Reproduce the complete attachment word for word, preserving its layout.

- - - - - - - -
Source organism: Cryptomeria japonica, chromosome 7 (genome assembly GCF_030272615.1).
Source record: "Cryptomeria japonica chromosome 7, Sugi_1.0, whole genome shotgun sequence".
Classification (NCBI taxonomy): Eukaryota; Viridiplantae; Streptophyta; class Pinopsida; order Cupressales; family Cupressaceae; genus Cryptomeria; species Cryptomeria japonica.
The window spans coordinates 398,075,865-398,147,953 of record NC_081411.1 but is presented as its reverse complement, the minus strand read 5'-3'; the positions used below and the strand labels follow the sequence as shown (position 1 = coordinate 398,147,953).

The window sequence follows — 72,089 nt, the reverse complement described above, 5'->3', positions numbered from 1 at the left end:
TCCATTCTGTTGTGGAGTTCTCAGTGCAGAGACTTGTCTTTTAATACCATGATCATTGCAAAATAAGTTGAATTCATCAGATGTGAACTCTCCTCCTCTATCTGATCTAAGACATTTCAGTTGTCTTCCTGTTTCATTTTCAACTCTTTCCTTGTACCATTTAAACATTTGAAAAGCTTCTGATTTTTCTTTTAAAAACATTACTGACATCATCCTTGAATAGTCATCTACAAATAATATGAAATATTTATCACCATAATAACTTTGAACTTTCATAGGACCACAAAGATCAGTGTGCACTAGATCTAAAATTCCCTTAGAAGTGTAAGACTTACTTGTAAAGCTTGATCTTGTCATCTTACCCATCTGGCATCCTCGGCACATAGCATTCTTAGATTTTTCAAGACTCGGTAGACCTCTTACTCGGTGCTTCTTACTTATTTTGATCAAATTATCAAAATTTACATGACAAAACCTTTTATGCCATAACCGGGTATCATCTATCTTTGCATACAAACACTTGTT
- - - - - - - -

Source organism: Cryptomeria japonica, chromosome 7 (genome assembly GCF_030272615.1).
Source record: "Cryptomeria japonica chromosome 7, Sugi_1.0, whole genome shotgun sequence".
Classification (NCBI taxonomy): Eukaryota; Viridiplantae; Streptophyta; class Pinopsida; order Cupressales; family Cupressaceae; genus Cryptomeria; species Cryptomeria japonica.
The window spans coordinates 398,075,865-398,147,953 of record NC_081411.1 but is presented as its reverse complement, the minus strand read 5'-3'; the positions used below and the strand labels follow the sequence as shown (position 1 = coordinate 398,147,953).

The window sequence follows — 72,089 nt, the reverse complement described above, 5'->3', positions numbered from 1 at the left end:
TCCATTCTGTTGTGGAGTTCTCAGTGCAGAGACTTGTCTTTTAATACCATGATCATTGCAAAATAAGTTGAATTCATCAGATGTGAACTCTCCTCCTCTATCTGATCTAAGACATTTCAGTTGTCTTCCTGTTTCATTTTCAACTCTTTCCTTGTACCATTTAAACATTTGAAAAGCTTCTGATTTTTCTTTTAAAAACATTACTGACATCATCCTTGAATAGTCATCTACAAATAATATGAAATATTTATCACCATAATAACTTTGAACTTTCATAGGACCACAAAGATCAGTGTGCACTAGATCTAAAATTCCCTTAGAAGTGTAAGACTTACTTGTAAAGCTTGATCTTGTCATCTTACCCATCTGGCATCCTCGGCACATAGCATTCTTAGATTTTTCAAGACTCGGTAGACCTCTTACTCGGTGCTTCTTACTTATTTTGATCAAATTATCAAAATTTACATGACAAAACCTTTTATGCCATAACCGGGTATCATCTATCTTTGCATACAAACACTTGTT